Marvel star Chris Hemsworth has discussed how he discovered he has a gene that made him up to ten times more likely to develop Alzheimer’s disease.
When Chris Hemsworth signed up for the Disney+ series Limitless, he wanted to explore how science and medicine could improve our lives.
During genetic testing for the show the Thor star learned he had two copies of the gene that made him up to ten times more likely to develop Alzheimer’s disease.
Producers offered the star the option to keep the results private but instead, this week, Hemsworth courageously decided to highlight them to create public awareness.
Describing the diagnosis as “my biggest fear” the actor told how he was one of just three per cent of the population who had two copies of the gene APOE4, which studies have linked to an eight-to-tenfold increase in developing the disease.
While getting Alzheimer’s in the future is by no means a given, he told Vanity Fair, it is a cause for concern — and he’s decided to take time off acting to focus on his health and family.
“My concern was I just didn’t want to manipulate it and overdramatise it, and make it into some sort of hokey grab at empathy, or whatever, for entertainment,” Hemsworth said. “It’s not like I’ve been handed my resignation.”
Doctors — who until then gave the actor all his results on camera — contacted him privately with the news. But the star told them he wanted it to be included in the episode.
“The show, which initially was an exploration of longevity and, of course, should be fun, became even more relevant and important for me, even more poignant than I ever thought it would be.
"It was a really good catalyst to dive into everything I needed to be doing in either the prevention front or the management front or however you want to classify it.
Having felt “like I’d been in a sprint for ten years” the actor plans to spend a lot more time off movie sets and with family. “It really triggered something in me to want to take some time off,” he said.
By going public with his own health results, Hemsworth has shone a light on gene testing that could well benefit many others.
He’s the latest celeb to go public for the greater good. Just two years ago, actor James Michael Tyler — best known for playing Gunther in Friends — revealed he had been diagnosed with late-stage prostate cancer.
The actor — who has since tragically passed away — did a TV interview talking about how early detection could save many lives. “There are other options available to men if they catch it before me,” he said.
Other stars who have shared health stories include Danish footballer Christian Eriksen, who miraculously returned to the World Cup this week, less than two years after almost dying during a football match. Eriksen had to have a device fitted to his heart after suffering cardiac arrest on the pitch.
He shared updates about his progress on social media and his return to football’s world stage promotes further awareness.
Speaking of the team’s delight, manager Kasper Hjulmand added: “He just keeps training and playing football. In training yesterday, we decided not to do much. But we had to drag him off the pitch. The love of the game is the most important thing for him.”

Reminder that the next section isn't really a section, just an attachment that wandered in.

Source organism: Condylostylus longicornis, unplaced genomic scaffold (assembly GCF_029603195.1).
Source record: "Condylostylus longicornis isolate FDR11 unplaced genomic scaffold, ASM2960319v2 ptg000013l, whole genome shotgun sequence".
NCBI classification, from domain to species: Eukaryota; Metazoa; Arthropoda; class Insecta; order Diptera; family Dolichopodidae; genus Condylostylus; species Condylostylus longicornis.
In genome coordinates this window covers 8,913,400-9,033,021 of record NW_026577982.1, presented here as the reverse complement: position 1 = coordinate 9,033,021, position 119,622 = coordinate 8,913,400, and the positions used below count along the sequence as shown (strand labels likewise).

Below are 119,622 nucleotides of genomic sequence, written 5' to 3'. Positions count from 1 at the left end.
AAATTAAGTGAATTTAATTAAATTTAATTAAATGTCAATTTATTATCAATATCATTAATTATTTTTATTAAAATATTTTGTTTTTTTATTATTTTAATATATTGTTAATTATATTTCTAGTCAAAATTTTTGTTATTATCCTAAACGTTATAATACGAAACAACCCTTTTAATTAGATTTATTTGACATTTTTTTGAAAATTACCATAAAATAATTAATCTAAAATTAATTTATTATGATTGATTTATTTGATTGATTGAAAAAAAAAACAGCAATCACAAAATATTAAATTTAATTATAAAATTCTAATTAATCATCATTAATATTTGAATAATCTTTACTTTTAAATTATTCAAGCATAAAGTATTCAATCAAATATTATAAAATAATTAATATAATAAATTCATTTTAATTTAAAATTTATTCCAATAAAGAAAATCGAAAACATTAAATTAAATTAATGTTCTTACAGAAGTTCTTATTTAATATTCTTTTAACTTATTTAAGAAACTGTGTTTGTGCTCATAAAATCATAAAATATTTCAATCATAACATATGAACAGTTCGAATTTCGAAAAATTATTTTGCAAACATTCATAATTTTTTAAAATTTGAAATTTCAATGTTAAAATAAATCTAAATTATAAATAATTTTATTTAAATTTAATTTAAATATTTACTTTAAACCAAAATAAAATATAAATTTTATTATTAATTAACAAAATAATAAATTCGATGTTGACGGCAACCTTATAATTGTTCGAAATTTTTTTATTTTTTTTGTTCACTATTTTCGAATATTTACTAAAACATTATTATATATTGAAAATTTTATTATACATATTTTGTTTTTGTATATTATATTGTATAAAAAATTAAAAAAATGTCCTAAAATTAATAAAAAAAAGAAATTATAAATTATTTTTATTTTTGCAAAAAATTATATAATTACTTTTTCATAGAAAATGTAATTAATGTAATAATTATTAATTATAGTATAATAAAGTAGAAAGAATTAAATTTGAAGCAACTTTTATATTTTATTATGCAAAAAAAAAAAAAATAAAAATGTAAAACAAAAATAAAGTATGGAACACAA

At the very height of her fame, Angelina Jolie put breast cancer into the global conversation when she publicly revealed she had a double mastectomy as a preventative measure after losing both her mother and grandmother to the disease.
The actress later wrote for the New York Timesabout how she came to that decision, telling how her mother was just 49 when diagnosed and died a year later.
The star tested positive for BRCA1, the gene which indicated a greatly increased risk of breast cancer, and made her decisions based on that evidence. “I was able to have a genetic test that revealed I carried a gene, the so-called BRCA1, that predisposes me to cancer,” she later said in an interview. “The test came too late for the other women in my family.”
Michael J Foxwas only 29 when he received the life-changing diagnosis of Parkinson’s Disease and has been an inspiration in the years since, creating public awareness and raising over $1.5 billion through his charitable foundation.
Fox was given a standing ovation when he received a humanitarian award at the Governors Ball in LA last weekend, but went on to reveal how he struggled with his diagnosis in the early days.
“I was told I only had 10 years left to work. That was s****y,” he told the attendees. “That’s what happened. The hardest part of my diagnosis was grappling with the certainty of the diagnosis and the uncertainty of the situation.”
Characteristically downplaying all of the work he has done for research into the disease, he added: “There was nothing heroic about what I did. I am so grateful to all these people and thousands more who will make a world without Parkinson’s a reality.
“It’s humbling in the deepest way to stand here today and accept your kindness and approbation when truly the effort is being driven by others so deserving of this attention.”
Hugh Jackman has been receiving treatment for skin cancer in recent years but rather than keeping the news private, has become a leading driver of information on the disease in the US.
After having a second basal cell carcinoma removed last year, he shared a video on Instagram, later adding: “If by posting about this I remind one person to go see their dermatologist, I’m happy.”
Lady Gaga was forced to cancel her tour in 2017 when she was diagnosed with the painful condition fibromyalgia. She became so frustrated with a lack of public understanding about the condition, linked to the nervous system, that she made a documentary for Netflix.
“People need to be more compassionate,” she said. “Chronic pain is no joke. And it’s every day waking up not knowing how you’re going to feel.”